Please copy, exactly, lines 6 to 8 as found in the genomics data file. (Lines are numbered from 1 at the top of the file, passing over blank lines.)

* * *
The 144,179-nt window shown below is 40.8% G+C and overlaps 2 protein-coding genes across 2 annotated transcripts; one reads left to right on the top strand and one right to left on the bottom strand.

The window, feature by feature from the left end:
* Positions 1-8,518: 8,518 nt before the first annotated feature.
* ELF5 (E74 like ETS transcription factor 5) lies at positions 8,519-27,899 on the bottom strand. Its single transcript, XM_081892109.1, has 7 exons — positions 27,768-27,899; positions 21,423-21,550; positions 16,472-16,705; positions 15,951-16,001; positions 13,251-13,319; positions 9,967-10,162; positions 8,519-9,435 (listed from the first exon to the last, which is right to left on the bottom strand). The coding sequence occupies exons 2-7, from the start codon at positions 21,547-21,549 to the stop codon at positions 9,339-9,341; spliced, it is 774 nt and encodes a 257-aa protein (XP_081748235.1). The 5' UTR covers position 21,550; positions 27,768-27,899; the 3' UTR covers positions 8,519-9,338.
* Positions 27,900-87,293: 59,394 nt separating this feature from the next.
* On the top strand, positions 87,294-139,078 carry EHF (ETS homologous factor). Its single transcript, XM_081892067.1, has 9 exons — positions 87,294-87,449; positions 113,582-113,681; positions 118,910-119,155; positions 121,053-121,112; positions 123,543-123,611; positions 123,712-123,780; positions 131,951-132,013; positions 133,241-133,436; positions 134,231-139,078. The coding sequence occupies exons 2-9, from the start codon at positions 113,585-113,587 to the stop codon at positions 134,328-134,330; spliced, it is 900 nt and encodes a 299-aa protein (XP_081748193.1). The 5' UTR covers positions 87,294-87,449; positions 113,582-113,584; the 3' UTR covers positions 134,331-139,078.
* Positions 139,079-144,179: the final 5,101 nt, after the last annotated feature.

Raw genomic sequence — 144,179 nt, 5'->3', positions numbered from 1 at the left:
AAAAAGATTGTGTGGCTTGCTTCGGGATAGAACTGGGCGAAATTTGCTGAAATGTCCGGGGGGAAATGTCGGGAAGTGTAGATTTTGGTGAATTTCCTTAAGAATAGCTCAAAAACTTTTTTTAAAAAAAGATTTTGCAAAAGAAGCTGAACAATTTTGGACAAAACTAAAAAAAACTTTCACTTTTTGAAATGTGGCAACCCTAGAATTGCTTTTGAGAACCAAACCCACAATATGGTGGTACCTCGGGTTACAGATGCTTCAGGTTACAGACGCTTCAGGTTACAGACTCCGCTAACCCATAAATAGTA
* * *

* On the top strand, positions 87,294-139,078 carry EHF (ETS homologous factor). Its single transcript, XM_081892067.1, has 9 exons — positions 87,294-87,449; positions 113,582-113,681; positions 118,910-119,155; positions 121,053-121,112; positions 123,543-123,611; positions 123,712-123,780; positions 131,951-132,013; positions 133,241-133,436; positions 134,231-139,078. The coding sequence occupies exons 2-9, from the start codon at positions 113,585-113,587 to the stop codon at positions 134,328-134,330; spliced, it is 900 nt and encodes a 299-aa protein (XP_081748193.1). The 5' UTR covers positions 87,294-87,449; positions 113,582-113,584; the 3' UTR covers positions 134,331-139,078.
* Positions 139,079-144,179: the final 5,101 nt, after the last annotated feature.

Raw genomic sequence — 144,179 nt, 5'->3', positions numbered from 1 at the left: